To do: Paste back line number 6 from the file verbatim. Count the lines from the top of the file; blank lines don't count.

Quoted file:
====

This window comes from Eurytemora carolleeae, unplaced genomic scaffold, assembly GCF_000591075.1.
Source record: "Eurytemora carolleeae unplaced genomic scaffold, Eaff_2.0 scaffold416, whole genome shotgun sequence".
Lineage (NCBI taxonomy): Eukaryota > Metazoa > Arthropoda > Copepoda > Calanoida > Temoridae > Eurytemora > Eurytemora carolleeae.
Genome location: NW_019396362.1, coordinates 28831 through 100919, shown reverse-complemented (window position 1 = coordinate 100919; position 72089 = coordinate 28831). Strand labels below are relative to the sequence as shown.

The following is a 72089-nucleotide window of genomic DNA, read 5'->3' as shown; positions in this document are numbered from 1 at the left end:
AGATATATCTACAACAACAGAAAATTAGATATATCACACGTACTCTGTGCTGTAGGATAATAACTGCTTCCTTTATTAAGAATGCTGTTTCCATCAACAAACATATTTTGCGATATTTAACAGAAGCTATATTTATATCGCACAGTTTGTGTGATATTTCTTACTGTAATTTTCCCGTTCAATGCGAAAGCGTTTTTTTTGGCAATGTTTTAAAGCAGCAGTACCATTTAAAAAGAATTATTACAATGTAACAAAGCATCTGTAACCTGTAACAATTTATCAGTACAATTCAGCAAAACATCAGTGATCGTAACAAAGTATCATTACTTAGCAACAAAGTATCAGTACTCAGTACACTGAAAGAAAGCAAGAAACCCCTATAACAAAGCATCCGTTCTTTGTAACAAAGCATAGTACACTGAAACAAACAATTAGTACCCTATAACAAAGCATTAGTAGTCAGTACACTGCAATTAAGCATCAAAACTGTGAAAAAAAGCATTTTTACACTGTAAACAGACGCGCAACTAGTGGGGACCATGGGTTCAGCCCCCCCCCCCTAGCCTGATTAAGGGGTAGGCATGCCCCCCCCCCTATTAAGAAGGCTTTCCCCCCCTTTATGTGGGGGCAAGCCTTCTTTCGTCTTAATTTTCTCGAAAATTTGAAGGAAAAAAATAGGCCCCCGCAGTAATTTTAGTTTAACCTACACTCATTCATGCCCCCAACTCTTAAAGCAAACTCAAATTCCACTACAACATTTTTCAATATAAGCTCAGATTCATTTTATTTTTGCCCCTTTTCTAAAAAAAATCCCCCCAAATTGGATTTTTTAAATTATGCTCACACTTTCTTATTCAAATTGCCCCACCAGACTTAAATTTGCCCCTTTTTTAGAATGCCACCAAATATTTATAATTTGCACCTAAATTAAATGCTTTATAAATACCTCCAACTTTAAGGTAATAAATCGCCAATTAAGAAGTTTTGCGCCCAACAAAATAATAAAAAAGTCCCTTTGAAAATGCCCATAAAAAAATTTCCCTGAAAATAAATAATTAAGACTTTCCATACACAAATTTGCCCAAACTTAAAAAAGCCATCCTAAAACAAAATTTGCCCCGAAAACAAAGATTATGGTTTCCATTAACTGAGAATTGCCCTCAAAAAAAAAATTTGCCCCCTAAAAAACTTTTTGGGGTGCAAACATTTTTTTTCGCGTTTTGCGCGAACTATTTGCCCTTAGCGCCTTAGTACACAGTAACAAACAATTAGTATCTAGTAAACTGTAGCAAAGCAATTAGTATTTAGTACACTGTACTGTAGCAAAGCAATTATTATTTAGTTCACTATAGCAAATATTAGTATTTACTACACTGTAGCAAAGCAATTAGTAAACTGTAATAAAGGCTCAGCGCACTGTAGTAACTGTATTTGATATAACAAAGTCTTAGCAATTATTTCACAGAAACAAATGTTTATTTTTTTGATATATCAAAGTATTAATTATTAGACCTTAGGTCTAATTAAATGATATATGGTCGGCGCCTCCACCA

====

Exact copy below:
AGATATATCTACAACAACAGAAAATTAGATATATCACACGTACTCTGTGCTGTAGGATAATAACTGCTTCCTTTATTAAGAATGCTGTTTCCATCAACAAACATATTTTGCGATATTTAACAGAAGCTATATTTATATCGCACAGTTTGTGTGATATTTCTTACTGTAATTTTCCCGTTCAATGCGAAAGCGTTTTTTTTGGCAATGTTTTAAAGCAGCAGTACCATTTAAAAAGAATTATTACAATGTAACAAAGCATCTGTAACCTGTAACAATTTATCAGTACAATTCAGCAAAACATCAGTGATCGTAACAAAGTATCATTACTTAGCAACAAAGTATCAGTACTCAGTACACTGAAAGAAAGCAAGAAACCCCTATAACAAAGCATCCGTTCTTTGTAACAAAGCATAGTACACTGAAACAAACAATTAGTACCCTATAACAAAGCATTAGTAGTCAGTACACTGCAATTAAGCATCAAAACTGTGAAAAAAAGCATTTTTACACTGTAAACAGACGCGCAACTAGTGGGGACCATGGGTTCAGCCCCCCCCCCCTAGCCTGATTAAGGGGTAGGCATGCCCCCCCCCCTATTAAGAAGGCTTTCCCCCCCTTTATGTGGGGGCAAGCCTTCTTTCGTCTTAATTTTCTCGAAAATTTGAAGGAAAAAAATAGGCCCCCGCAGTAATTTTAGTTTAACCTACACTCATTCATGCCCCCAACTCTTAAAGCAAACTCAAATTCCACTACAACATTTTTCAATATAAGCTCAGATTCATTTTATTTTTGCCCCTTTTCTAAAAAAAATCCCCCCAAATTGGATTTTTTAAATTATGCTCACACTTTCTTATTCAAATTGCCCCACCAGACTTAAATTTGCCCCTTTTTTAGAATGCCACCAAATATTTATAATTTGCACCTAAATTAAATGCTTTATAAATACCTCCAACTTTAAGGTAATAAATCGCCAATTAAGAAGTTTTGCGCCCAACAAAATAATAAAAAAGTCCCTTTGAAAATGCCCATAAAAAAATTTCCCTGAAAATAAATAATTAAGACTTTCCATACACAAATTTGCCCAAACTTAAAAAAGCCATCCTAAAACAAAATTTGCCCCGAAAACAAAGATTATGGTTTCCATTAACTGAGAATTGCCCTCAAAAAAAAAATTTGCCCCCTAAAAAACTTTTTGGGGTGCAAACATTTTTTTTCGCGTTTTGCGCGAACTATTTGCCCTTAGCGCCTTAGTACACAGTAACAAACAATTAGTATCTAGTAAACTGTAGCAAAGCAATTAGTATTTAGTACACTGTACTGTAGCAAAGCAATTATTATTTAGTTCACTATAGCAAATATTAGTATTTACTACACTGTAGCAAAGCAATTAGTAAACTGTAATAAAGGCTCAGCGCACTGTAGTAACTGTATTTGATATAACAAAGTCTTAGCAATTATTTCACAGAAACAAATGTTTATTTTTTTGATATATCAAAGTATTAATTATTAGACCTTAGGTCTAATTAAATGATATATGGTCGGCGCCTCCACCA